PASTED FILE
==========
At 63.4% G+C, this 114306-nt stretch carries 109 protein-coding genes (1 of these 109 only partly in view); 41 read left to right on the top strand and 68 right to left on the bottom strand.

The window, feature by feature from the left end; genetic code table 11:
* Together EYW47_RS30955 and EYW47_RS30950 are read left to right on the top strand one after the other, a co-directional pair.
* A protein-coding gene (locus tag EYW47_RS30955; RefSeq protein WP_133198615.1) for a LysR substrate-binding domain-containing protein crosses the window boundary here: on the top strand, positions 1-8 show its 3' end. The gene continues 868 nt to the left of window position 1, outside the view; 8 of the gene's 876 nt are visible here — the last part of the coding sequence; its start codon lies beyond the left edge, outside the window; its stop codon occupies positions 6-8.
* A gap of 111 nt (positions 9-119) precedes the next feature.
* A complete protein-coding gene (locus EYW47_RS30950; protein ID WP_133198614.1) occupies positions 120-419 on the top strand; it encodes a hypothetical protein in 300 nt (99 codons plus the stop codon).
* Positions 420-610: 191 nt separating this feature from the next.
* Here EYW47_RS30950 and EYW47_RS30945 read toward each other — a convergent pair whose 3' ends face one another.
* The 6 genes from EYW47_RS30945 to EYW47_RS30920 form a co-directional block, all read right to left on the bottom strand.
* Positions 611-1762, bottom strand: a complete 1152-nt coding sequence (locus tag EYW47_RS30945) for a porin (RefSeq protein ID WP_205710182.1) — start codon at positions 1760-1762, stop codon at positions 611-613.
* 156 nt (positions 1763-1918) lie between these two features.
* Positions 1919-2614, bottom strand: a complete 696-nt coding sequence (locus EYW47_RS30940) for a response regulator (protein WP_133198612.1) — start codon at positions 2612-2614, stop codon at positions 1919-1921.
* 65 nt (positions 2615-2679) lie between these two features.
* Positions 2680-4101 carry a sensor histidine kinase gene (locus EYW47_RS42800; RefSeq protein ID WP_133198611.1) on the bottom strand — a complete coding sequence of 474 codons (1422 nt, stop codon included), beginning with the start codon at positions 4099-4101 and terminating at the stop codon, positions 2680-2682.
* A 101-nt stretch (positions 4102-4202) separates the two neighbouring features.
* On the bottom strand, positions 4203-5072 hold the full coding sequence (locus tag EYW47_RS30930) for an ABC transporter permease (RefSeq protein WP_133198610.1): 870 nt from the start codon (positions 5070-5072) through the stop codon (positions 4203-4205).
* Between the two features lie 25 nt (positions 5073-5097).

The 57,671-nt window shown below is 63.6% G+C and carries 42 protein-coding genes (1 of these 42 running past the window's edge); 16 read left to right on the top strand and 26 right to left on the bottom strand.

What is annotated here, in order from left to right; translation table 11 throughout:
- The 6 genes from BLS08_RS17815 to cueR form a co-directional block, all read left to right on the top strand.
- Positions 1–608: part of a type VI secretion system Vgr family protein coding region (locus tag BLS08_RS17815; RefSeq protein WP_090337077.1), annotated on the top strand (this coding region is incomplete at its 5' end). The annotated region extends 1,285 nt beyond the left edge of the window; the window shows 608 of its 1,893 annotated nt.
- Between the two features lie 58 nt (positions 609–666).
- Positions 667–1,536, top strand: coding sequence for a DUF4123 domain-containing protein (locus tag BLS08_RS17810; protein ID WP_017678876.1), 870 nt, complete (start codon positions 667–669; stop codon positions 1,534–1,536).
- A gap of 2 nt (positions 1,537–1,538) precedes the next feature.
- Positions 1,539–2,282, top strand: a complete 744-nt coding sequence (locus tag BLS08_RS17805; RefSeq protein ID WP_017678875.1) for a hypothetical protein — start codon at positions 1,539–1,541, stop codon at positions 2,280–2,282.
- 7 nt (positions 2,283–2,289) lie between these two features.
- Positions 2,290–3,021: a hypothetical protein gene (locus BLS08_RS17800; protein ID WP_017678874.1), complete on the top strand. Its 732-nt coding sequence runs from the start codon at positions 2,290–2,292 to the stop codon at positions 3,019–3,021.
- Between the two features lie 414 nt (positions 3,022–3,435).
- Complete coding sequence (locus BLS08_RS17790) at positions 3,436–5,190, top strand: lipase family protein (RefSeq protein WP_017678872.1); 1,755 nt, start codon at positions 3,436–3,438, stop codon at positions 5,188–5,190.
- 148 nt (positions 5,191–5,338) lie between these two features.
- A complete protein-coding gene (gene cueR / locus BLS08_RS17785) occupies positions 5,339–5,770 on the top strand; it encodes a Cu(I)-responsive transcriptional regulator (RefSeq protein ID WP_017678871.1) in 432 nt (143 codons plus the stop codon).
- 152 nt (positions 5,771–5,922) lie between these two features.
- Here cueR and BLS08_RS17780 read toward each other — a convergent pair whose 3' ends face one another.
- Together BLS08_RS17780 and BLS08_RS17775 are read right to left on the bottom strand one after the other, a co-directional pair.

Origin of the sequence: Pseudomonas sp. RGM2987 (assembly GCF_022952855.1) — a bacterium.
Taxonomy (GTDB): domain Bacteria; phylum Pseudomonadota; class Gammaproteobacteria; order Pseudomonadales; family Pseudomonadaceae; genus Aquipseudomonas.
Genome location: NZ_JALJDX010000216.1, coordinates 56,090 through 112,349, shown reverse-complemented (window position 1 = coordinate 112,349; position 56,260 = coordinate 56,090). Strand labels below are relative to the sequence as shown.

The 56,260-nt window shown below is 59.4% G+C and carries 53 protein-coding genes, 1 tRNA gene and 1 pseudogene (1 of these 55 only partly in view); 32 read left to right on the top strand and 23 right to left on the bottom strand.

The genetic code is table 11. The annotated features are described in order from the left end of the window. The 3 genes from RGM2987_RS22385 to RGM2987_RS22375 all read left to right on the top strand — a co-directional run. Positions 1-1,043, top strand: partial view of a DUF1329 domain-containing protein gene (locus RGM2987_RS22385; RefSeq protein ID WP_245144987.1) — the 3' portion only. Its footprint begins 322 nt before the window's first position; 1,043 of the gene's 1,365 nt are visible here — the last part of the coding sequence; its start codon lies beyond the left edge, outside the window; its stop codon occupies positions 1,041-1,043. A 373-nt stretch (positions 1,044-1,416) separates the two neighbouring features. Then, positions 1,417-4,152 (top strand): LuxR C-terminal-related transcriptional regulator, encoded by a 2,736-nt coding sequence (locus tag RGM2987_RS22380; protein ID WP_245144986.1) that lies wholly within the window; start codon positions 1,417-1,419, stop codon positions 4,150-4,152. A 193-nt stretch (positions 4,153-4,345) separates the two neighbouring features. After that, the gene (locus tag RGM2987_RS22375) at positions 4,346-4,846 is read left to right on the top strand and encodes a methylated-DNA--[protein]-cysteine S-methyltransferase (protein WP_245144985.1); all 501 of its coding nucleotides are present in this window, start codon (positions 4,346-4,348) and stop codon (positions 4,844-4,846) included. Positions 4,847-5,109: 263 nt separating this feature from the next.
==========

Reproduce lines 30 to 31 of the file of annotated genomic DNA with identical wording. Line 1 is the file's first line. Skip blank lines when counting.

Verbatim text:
- 148 nt (positions 5,191–5,338) lie between these two features.
- A complete protein-coding gene (gene cueR / locus BLS08_RS17785) occupies positions 5,339–5,770 on the top strand; it encodes a Cu(I)-responsive transcriptional regulator (RefSeq protein ID WP_017678871.1) in 432 nt (143 codons plus the stop codon).